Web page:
Phillips head screwdriver in hand, he studied the pages in the Clymer manual one more time before starting the assembly by reversing the steps he had followed when he took the carburetor apart a few days before. The John Handy Quintet was on the stereo and the song was “Naima,” Handy’s 1967 ode to John Coltrane. Bosch thought it was up there with the best live saxophone performances ever captured.
With Bosch following Clymer’s step-by-step, the carburetor quickly began to take shape. When he reached for the pilot jet, he noticed that it had been lying on top of a newspaper photo of the state’s former governor, cigar clenched in his teeth, a broad smile on his face as he threw his arm around another man, whom Bosch identified as a former state assemblyman from East L.A.
Bosch realized that the edition of the that he had spread out was an old one that he had wanted to keep. It had contained a classic report on politics. A few years earlier, in his last hour in office, the governor had used his authority under executive clemency to reduce the sentence of a man convicted of murder. He happened to be the son of his pal the assemblyman. The son had been involved with others in a fight and fatal stabbing, had made a deal with prosecutors and pleaded guilty, but then was unhappy when the judge handed him a prison sentence of fifteen to thirty years. On his way out the door at the end of his term of office, the governor knocked it down to six years.
If the governor thought nobody would notice his last official act in office, then he was wrong. The shit hit the fan with charges of cronyism, favoritism, politics of the worst kind. The cranked up an extensive two-part report on the whole sordid chapter. It sickened Bosch to read it but not so that he recycled the paper. He kept it to read again and again to be reminded of the politics of the justice system. Before running for office the governor had been a movie star specializing in playing larger-than-life heroes—men willing to sacrifice everything to do the right thing. He was now back in Hollywood, trying to be a movie star once again. But Bosch was resolved that he would never watch another one of his films—even on free TV.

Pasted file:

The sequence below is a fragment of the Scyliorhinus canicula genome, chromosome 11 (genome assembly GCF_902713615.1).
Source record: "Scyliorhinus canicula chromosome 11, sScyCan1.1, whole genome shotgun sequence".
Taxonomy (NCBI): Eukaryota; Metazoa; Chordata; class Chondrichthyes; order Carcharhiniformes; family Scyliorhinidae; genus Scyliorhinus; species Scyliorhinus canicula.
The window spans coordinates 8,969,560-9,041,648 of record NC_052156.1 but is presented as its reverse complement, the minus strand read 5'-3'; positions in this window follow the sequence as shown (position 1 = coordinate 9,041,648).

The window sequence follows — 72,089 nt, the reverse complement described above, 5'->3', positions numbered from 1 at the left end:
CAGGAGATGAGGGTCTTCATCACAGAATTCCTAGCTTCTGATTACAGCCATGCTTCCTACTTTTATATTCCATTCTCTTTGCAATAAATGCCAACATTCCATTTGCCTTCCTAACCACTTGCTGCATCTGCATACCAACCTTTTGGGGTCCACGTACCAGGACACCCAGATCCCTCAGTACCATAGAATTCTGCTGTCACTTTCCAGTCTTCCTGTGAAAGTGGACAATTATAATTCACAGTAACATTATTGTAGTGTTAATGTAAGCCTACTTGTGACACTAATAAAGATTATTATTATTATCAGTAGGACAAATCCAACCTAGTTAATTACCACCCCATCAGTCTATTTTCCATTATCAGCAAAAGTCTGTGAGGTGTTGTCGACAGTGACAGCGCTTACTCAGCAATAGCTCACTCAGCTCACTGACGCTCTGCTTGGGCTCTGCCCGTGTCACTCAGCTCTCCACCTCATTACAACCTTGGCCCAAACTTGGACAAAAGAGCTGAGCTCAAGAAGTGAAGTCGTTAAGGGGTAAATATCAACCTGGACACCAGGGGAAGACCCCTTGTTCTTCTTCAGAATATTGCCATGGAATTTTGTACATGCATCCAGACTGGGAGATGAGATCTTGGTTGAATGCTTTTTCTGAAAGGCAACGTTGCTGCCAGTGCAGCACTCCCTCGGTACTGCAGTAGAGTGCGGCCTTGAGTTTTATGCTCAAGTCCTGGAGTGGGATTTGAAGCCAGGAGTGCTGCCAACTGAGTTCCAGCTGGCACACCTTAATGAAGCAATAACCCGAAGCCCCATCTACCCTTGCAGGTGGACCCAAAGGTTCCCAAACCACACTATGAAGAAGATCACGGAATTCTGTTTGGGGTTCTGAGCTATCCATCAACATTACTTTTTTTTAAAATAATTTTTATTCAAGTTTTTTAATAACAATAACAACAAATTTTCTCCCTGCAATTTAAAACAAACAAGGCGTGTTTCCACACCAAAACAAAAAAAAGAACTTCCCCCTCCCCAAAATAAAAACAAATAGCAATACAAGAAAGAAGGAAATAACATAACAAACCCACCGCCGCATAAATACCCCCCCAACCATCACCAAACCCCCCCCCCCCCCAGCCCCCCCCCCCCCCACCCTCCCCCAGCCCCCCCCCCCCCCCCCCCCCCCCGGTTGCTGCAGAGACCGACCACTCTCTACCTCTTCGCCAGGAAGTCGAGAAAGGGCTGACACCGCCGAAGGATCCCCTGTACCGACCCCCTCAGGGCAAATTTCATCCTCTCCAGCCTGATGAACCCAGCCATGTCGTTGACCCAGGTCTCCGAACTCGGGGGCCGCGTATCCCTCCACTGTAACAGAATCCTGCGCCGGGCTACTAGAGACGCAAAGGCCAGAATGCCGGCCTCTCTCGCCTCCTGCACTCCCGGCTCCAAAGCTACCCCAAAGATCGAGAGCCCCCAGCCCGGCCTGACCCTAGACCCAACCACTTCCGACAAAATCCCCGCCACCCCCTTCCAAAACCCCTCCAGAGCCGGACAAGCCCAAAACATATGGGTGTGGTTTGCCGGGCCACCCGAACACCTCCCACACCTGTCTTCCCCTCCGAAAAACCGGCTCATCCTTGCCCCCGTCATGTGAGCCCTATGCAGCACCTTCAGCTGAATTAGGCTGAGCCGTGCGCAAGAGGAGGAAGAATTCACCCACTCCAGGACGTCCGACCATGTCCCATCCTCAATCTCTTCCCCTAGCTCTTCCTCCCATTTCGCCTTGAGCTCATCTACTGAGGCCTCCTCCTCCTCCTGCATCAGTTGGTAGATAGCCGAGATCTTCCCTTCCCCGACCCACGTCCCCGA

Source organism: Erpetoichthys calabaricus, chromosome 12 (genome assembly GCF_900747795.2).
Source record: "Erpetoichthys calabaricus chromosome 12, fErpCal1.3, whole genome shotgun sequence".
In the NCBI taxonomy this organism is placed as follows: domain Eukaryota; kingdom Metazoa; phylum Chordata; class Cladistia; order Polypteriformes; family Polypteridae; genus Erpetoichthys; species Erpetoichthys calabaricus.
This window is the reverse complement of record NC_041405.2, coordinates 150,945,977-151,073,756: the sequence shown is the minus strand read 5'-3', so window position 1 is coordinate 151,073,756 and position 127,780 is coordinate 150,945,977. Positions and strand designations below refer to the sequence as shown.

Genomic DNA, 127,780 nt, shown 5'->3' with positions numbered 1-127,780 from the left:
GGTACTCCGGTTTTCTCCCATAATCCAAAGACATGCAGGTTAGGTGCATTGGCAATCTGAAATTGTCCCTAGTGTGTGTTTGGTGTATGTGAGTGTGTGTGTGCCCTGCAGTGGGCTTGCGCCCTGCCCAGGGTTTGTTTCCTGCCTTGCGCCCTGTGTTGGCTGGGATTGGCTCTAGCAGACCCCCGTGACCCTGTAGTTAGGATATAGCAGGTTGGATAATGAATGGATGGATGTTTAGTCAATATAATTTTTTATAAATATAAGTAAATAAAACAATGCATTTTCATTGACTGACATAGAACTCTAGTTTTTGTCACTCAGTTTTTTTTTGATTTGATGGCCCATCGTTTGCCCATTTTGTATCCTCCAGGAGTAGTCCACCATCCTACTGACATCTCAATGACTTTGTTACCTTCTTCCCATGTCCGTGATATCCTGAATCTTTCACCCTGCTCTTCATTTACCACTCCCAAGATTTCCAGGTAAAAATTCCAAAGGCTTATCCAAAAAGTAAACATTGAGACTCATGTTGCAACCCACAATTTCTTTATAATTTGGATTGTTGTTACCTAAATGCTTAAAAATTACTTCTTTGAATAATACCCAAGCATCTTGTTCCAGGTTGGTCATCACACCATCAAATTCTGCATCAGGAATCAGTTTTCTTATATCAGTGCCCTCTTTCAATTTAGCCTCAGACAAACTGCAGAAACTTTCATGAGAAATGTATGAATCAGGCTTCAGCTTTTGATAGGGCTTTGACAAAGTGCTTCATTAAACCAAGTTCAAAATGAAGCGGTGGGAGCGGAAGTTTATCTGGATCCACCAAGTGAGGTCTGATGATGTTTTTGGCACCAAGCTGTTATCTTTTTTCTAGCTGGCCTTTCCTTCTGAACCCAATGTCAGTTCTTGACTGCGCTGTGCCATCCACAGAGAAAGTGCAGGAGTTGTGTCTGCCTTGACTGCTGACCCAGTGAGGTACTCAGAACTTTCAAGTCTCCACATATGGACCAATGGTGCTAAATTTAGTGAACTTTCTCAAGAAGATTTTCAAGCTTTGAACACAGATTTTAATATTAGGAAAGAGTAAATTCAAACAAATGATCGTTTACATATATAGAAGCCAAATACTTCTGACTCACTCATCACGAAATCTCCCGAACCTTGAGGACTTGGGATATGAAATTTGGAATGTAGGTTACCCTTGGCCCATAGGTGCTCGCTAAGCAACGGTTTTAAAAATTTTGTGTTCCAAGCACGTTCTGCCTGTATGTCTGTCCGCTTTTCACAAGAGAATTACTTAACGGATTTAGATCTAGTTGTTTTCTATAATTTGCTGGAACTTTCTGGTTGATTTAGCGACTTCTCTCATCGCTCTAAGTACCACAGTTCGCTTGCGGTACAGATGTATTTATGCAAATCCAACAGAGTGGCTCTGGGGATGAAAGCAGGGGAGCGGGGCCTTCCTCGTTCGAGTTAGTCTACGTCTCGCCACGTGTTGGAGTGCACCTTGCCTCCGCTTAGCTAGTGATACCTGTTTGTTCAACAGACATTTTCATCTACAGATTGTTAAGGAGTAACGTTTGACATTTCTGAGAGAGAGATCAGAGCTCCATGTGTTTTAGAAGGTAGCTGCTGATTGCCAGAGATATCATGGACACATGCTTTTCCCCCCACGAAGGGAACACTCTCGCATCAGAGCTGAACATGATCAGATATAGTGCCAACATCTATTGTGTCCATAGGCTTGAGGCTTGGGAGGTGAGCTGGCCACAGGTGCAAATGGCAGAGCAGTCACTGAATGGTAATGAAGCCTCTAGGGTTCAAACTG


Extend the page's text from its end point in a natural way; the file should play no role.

Thoughts of injustice prompted by the newspaper article made Bosch wander from the carburetor project. He got up from the table and wiped his hands on the shop cloth he kept with his tools. He then threw it down, remembering that he used to spread murder books out on this table, not motorcycle parts. He opened the sliding glass door in the living room and walked out onto the deck to look at the city. His house was cantilevered on the west side of the Cahuenga Pass, offering him a view across the 101 freeway to Hollywood Heights and Universal City.
It was the end of the workday and already dark. The 101 freeway was a ribbon of white and red lights, choked with traffic moving both ways through the pass. Since his retirement Bosch had reveled in not being a part of it anymore. The traffic, the workday, the tension, and responsibility of it all.